Difference between revisions of "AAMToolbox simplify point model"

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[[File:Loading_point_model_walk_AAMToolbox.png|700px|Loading a point model into ModelViewer]]<br>
 
[[File:Loading_point_model_walk_AAMToolbox.png|700px|Loading a point model into ModelViewer]]<br>
In the act of loading an image file (highlighted in sub-window). The buttons needed to load an image - actually the point model associated with an image - calculate the associated weights and resetting the model again.<br><br>
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In the act of loading an image file (highlighted in sub-window). Red ellipses highlight the buttons needed to load an image - actually the point model associated with an image - calculate the associated weights and reset the model back to the mean again.<br><br>
 
[[File:Deviations_of_a_particular_point_model_AAMToolbox.png|700px|Point model in ModelViewer]]<br>
 
[[File:Deviations_of_a_particular_point_model_AAMToolbox.png|700px|Point model in ModelViewer]]<br>
Result of Calculating the Weights (see button) . Notice that <br><br>
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Result of Calculating the Weights (see button) . Notice that the bars representing the principle components have been adjusted to show how far this approximation to the point model deviates from the mean.<br><br>

Revision as of 20:32, 20 February 2012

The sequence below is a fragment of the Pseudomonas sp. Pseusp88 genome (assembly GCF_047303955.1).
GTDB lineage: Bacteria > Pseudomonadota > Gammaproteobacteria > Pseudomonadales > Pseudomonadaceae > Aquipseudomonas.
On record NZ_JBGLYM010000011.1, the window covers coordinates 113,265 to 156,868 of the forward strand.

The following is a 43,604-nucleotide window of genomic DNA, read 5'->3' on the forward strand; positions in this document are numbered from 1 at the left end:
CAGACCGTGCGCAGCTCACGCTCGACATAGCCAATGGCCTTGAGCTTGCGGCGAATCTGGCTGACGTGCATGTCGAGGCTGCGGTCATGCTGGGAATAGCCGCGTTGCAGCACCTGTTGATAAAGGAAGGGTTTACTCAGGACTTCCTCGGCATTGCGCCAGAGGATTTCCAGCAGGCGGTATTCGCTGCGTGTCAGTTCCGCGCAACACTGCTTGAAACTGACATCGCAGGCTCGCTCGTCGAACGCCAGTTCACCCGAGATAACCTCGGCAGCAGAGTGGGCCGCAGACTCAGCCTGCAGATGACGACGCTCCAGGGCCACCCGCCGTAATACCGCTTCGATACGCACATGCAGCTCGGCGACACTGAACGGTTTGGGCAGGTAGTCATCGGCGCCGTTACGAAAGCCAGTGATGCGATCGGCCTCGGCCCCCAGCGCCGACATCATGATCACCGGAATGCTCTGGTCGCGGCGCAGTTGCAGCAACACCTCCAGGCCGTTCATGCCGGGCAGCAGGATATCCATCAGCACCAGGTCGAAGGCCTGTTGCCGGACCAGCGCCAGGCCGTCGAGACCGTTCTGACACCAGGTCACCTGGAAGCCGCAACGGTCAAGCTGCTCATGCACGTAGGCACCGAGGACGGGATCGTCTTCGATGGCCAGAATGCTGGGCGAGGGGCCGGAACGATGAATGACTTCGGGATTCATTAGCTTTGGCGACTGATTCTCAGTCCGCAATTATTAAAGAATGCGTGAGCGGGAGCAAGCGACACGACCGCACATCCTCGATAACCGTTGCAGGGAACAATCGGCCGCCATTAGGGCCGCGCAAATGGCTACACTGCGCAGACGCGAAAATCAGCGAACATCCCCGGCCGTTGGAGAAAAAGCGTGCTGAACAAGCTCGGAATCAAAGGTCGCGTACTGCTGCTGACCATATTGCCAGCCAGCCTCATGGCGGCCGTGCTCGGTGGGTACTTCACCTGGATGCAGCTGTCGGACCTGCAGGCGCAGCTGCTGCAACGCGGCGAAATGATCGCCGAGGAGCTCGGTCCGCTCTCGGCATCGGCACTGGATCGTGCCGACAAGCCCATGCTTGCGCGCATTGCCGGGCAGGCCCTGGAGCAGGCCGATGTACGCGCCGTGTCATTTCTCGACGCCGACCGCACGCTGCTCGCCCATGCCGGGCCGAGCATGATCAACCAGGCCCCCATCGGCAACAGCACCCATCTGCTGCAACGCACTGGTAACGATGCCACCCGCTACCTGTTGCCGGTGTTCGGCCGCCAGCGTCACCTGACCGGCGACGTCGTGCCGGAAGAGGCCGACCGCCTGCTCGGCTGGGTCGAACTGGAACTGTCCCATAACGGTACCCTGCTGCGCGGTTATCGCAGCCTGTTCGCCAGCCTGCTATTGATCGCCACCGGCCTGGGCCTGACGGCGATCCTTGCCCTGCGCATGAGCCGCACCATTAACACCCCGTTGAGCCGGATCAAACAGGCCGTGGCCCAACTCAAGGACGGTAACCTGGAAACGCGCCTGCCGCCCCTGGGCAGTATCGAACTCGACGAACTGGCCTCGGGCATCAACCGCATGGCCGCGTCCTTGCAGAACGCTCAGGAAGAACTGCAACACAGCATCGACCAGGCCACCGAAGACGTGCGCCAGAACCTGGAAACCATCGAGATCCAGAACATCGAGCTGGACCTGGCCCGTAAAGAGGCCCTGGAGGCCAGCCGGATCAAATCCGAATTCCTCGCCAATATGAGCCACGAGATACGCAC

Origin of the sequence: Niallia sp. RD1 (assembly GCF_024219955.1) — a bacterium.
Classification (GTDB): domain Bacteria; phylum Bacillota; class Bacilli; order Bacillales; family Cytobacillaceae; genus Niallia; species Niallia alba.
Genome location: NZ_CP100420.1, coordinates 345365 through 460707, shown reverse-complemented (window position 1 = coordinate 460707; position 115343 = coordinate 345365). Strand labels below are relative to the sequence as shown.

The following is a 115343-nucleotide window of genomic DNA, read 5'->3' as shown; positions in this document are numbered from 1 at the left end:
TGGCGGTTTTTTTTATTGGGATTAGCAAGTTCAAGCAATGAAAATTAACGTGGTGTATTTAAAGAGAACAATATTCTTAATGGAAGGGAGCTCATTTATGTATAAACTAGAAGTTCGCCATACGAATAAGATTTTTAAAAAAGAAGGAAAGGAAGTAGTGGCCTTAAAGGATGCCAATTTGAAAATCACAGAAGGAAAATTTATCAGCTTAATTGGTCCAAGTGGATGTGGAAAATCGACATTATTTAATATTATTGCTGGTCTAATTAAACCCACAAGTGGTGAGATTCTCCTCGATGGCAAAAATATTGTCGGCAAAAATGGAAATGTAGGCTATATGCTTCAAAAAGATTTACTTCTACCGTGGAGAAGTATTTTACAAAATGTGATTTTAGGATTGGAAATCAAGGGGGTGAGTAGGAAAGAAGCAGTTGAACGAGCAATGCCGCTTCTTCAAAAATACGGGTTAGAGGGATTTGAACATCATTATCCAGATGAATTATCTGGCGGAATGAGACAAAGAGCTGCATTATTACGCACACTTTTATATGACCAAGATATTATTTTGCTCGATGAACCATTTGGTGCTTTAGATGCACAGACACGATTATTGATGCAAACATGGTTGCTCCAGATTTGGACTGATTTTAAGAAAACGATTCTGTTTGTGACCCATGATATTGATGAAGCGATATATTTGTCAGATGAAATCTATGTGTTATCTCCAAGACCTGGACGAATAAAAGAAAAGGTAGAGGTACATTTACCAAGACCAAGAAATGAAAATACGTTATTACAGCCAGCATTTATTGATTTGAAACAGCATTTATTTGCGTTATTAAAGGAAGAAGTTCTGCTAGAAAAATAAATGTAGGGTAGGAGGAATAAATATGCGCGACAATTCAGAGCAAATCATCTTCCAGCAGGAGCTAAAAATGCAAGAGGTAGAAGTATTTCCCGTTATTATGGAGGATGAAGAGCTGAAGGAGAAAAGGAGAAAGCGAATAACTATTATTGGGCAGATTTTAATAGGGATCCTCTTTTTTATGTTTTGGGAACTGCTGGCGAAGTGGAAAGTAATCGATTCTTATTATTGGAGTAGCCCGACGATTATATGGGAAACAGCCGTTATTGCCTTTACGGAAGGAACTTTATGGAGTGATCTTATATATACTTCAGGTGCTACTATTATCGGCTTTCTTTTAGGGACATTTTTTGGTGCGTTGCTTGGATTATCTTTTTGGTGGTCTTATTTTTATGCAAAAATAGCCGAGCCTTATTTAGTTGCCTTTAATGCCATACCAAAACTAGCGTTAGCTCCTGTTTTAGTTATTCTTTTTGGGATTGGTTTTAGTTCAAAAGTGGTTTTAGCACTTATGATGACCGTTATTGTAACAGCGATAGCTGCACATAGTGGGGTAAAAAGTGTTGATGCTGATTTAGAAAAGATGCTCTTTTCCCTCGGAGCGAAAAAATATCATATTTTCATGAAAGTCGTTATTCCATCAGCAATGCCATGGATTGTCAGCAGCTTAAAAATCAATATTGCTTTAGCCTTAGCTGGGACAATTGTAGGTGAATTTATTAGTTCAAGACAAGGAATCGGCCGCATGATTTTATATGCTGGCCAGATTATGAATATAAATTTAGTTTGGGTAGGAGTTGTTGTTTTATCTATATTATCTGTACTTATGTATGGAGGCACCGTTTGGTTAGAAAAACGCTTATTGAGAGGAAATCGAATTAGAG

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What does it mean to best fit the shape model to a particular image point model

All the point models were used to find the shape model. If there were just two dimensions, this would be similar to fitting a straight line to y=ax by finding a. In the Cartoons shape model, there are 34*2=68 dimensions yielding 68 components. However, most of these represent noise and the Stats Model Generator found that 95% of the variance could be accounted for by just 5 of the components. So we should (actually, might is a better word) be able to represent any of the point models that we used to build the shape model. Here, we project a particular point model into shape space, take the 5 principle components (setting the rest to zero), and project the result back into our normal viewing space. The result should look similar to the point model itself.

Loading a point model into ModelViewer
In the act of loading an image file (highlighted in sub-window). Red ellipses highlight the buttons needed to load an image - actually the point model associated with an image - calculate the associated weights and reset the model back to the mean again.

Point model in ModelViewer
Result of Calculating the Weights (see button) . Notice that the bars representing the principle components have been adjusted to show how far this approximation to the point model deviates from the mean.